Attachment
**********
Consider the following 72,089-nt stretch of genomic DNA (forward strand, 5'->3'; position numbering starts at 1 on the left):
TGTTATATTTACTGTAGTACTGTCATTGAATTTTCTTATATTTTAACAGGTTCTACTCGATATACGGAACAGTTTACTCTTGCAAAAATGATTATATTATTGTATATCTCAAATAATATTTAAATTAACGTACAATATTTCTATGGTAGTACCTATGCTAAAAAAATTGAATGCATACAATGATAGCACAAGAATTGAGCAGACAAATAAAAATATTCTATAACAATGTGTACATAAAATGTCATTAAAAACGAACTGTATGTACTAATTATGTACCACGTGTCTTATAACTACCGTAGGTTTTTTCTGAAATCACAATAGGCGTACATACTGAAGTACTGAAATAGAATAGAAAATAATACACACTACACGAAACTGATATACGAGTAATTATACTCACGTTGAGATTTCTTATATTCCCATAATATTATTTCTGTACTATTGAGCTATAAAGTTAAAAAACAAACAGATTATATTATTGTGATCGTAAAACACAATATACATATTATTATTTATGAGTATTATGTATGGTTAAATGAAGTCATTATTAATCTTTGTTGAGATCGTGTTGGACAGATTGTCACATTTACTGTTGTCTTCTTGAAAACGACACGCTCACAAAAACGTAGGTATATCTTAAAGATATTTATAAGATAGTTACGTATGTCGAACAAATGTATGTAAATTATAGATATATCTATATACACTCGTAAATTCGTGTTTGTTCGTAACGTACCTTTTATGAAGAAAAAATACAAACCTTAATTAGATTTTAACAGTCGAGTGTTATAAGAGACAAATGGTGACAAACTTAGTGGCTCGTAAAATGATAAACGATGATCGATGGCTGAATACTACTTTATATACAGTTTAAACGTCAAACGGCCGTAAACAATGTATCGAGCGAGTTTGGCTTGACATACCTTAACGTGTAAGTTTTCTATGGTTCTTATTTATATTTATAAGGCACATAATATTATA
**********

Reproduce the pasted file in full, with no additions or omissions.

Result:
Consider the following 72,089-nt stretch of genomic DNA (forward strand, 5'->3'; position numbering starts at 1 on the left):
TGTTATATTTACTGTAGTACTGTCATTGAATTTTCTTATATTTTAACAGGTTCTACTCGATATACGGAACAGTTTACTCTTGCAAAAATGATTATATTATTGTATATCTCAAATAATATTTAAATTAACGTACAATATTTCTATGGTAGTACCTATGCTAAAAAAATTGAATGCATACAATGATAGCACAAGAATTGAGCAGACAAATAAAAATATTCTATAACAATGTGTACATAAAATGTCATTAAAAACGAACTGTATGTACTAATTATGTACCACGTGTCTTATAACTACCGTAGGTTTTTTCTGAAATCACAATAGGCGTACATACTGAAGTACTGAAATAGAATAGAAAATAATACACACTACACGAAACTGATATACGAGTAATTATACTCACGTTGAGATTTCTTATATTCCCATAATATTATTTCTGTACTATTGAGCTATAAAGTTAAAAAACAAACAGATTATATTATTGTGATCGTAAAACACAATATACATATTATTATTTATGAGTATTATGTATGGTTAAATGAAGTCATTATTAATCTTTGTTGAGATCGTGTTGGACAGATTGTCACATTTACTGTTGTCTTCTTGAAAACGACACGCTCACAAAAACGTAGGTATATCTTAAAGATATTTATAAGATAGTTACGTATGTCGAACAAATGTATGTAAATTATAGATATATCTATATACACTCGTAAATTCGTGTTTGTTCGTAACGTACCTTTTATGAAGAAAAAATACAAACCTTAATTAGATTTTAACAGTCGAGTGTTATAAGAGACAAATGGTGACAAACTTAGTGGCTCGTAAAATGATAAACGATGATCGATGGCTGAATACTACTTTATATACAGTTTAAACGTCAAACGGCCGTAAACAATGTATCGAGCGAGTTTGGCTTGACATACCTTAACGTGTAAGTTTTCTATGGTTCTTATTTATATTTATAAGGCACATAATATTATA